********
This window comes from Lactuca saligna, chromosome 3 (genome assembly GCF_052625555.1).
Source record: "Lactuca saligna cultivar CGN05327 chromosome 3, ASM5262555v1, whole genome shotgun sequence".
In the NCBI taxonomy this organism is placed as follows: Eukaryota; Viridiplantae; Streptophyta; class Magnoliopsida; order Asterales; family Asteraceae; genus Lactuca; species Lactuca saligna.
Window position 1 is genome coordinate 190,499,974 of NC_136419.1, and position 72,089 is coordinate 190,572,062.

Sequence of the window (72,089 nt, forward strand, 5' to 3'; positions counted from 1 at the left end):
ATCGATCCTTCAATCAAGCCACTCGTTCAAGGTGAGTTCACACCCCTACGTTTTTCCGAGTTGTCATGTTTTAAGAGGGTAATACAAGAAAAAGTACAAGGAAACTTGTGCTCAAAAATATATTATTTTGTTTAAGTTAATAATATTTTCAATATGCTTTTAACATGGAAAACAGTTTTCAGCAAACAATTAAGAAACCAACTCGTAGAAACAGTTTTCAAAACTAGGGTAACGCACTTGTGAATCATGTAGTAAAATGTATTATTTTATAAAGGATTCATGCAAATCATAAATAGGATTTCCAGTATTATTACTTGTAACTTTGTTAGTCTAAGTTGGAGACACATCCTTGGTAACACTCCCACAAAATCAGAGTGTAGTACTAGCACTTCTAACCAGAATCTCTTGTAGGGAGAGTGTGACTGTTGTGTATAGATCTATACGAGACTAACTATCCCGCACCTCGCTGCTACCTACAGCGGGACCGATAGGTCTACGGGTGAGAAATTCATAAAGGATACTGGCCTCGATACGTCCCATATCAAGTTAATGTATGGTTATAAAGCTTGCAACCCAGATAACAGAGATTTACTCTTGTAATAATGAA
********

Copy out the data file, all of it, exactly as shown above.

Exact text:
This window comes from Lactuca saligna, chromosome 3 (genome assembly GCF_052625555.1).
Source record: "Lactuca saligna cultivar CGN05327 chromosome 3, ASM5262555v1, whole genome shotgun sequence".
In the NCBI taxonomy this organism is placed as follows: Eukaryota; Viridiplantae; Streptophyta; class Magnoliopsida; order Asterales; family Asteraceae; genus Lactuca; species Lactuca saligna.
Window position 1 is genome coordinate 190,499,974 of NC_136419.1, and position 72,089 is coordinate 190,572,062.

Sequence of the window (72,089 nt, forward strand, 5' to 3'; positions counted from 1 at the left end):
ATCGATCCTTCAATCAAGCCACTCGTTCAAGGTGAGTTCACACCCCTACGTTTTTCCGAGTTGTCATGTTTTAAGAGGGTAATACAAGAAAAAGTACAAGGAAACTTGTGCTCAAAAATATATTATTTTGTTTAAGTTAATAATATTTTCAATATGCTTTTAACATGGAAAACAGTTTTCAGCAAACAATTAAGAAACCAACTCGTAGAAACAGTTTTCAAAACTAGGGTAACGCACTTGTGAATCATGTAGTAAAATGTATTATTTTATAAAGGATTCATGCAAATCATAAATAGGATTTCCAGTATTATTACTTGTAACTTTGTTAGTCTAAGTTGGAGACACATCCTTGGTAACACTCCCACAAAATCAGAGTGTAGTACTAGCACTTCTAACCAGAATCTCTTGTAGGGAGAGTGTGACTGTTGTGTATAGATCTATACGAGACTAACTATCCCGCACCTCGCTGCTACCTACAGCGGGACCGATAGGTCTACGGGTGAGAAATTCATAAAGGATACTGGCCTCGATACGTCCCATATCAAGTTAATGTATGGTTATAAAGCTTGCAACCCAGATAACAGAGATTTACTCTTGTAATAATGAA